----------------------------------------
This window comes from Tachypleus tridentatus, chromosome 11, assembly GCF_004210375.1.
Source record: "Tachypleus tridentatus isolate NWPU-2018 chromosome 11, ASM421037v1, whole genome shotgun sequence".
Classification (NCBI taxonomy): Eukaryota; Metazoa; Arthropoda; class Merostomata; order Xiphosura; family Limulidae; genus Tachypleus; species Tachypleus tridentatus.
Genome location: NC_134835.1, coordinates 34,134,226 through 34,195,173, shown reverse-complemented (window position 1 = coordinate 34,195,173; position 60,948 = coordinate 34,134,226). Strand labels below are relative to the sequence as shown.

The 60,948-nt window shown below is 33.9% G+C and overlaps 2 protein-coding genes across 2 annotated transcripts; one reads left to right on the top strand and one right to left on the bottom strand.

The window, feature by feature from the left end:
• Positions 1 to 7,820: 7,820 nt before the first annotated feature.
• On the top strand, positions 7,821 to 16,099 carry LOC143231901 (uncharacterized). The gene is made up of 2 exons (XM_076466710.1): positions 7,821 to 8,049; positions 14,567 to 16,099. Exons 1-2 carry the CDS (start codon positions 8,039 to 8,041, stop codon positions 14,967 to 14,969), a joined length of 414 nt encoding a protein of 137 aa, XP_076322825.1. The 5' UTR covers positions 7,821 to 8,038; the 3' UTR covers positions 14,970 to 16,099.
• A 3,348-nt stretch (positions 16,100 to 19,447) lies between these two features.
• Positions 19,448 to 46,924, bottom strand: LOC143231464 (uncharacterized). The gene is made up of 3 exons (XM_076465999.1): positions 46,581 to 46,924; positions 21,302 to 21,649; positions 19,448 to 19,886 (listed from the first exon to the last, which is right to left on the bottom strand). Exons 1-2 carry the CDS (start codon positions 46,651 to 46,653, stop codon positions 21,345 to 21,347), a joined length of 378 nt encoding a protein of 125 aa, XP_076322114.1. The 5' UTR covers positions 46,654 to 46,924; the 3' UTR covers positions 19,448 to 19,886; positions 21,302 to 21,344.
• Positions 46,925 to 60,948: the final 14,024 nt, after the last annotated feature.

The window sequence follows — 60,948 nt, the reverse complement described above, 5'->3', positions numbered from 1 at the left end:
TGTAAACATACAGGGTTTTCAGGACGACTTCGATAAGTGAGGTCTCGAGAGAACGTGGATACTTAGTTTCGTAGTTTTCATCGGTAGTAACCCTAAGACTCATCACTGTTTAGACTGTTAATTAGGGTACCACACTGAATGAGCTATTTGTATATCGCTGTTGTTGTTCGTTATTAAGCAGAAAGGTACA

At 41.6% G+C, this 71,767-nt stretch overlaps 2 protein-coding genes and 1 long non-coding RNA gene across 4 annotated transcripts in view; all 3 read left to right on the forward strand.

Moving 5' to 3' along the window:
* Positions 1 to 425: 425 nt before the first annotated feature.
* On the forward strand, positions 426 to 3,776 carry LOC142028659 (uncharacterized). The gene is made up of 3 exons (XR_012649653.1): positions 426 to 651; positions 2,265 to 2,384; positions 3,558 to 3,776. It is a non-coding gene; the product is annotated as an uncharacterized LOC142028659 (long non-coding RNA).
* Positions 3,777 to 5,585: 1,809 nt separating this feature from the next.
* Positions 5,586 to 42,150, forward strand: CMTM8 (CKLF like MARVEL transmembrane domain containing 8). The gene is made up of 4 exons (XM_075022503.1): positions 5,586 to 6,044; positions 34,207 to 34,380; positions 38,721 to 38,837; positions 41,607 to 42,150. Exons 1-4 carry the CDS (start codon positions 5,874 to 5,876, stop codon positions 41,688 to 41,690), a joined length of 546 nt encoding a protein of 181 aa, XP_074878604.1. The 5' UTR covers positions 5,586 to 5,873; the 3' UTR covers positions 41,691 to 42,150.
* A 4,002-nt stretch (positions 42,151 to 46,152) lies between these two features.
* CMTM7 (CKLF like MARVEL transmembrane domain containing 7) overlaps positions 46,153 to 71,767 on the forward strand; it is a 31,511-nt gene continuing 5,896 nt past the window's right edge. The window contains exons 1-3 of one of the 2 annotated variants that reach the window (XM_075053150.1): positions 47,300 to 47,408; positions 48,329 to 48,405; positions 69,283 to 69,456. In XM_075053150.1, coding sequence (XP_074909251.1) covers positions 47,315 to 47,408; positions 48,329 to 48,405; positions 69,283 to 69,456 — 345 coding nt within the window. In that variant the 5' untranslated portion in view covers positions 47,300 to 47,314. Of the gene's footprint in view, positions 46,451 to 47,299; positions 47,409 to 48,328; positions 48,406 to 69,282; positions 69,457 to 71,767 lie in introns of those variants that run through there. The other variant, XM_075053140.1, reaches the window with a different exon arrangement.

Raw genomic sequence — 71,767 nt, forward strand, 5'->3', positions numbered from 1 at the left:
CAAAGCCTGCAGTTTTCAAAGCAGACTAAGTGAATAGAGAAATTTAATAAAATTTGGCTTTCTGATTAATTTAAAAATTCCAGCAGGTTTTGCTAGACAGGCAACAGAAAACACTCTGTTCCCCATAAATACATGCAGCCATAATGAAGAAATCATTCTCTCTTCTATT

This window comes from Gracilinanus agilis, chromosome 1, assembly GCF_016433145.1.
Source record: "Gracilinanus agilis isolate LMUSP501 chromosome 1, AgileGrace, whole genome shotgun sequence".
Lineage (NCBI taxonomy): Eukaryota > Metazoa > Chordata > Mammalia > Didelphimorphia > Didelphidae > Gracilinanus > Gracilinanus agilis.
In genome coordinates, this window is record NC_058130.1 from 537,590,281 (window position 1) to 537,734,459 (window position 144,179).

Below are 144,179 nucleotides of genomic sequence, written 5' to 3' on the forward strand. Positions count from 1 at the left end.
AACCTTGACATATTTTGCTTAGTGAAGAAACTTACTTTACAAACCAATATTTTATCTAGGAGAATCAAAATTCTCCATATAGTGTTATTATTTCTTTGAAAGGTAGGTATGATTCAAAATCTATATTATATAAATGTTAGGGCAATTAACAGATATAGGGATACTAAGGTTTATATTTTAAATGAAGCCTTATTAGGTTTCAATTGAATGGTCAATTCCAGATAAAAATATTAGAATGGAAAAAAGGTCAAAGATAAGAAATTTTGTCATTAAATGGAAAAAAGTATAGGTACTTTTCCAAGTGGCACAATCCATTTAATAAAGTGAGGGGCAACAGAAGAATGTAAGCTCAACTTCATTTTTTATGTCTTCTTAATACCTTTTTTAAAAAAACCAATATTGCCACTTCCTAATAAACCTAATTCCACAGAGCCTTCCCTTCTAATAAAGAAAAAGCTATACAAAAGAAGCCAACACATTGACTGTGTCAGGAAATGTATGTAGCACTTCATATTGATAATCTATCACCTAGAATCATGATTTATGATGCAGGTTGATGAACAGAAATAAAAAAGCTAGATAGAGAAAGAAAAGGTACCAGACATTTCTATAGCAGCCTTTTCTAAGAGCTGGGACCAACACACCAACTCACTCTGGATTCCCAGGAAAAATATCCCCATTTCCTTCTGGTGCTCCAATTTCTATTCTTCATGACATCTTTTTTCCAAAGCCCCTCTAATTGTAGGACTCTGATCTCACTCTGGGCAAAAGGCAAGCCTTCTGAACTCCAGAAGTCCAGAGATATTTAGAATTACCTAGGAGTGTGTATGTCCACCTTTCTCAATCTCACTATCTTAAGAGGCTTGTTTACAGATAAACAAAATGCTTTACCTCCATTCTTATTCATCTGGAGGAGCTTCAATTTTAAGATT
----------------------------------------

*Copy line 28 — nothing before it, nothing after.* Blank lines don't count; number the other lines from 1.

Below are 144,179 nucleotides of genomic sequence, written 5' to 3' on the forward strand. Positions count from 1 at the left end.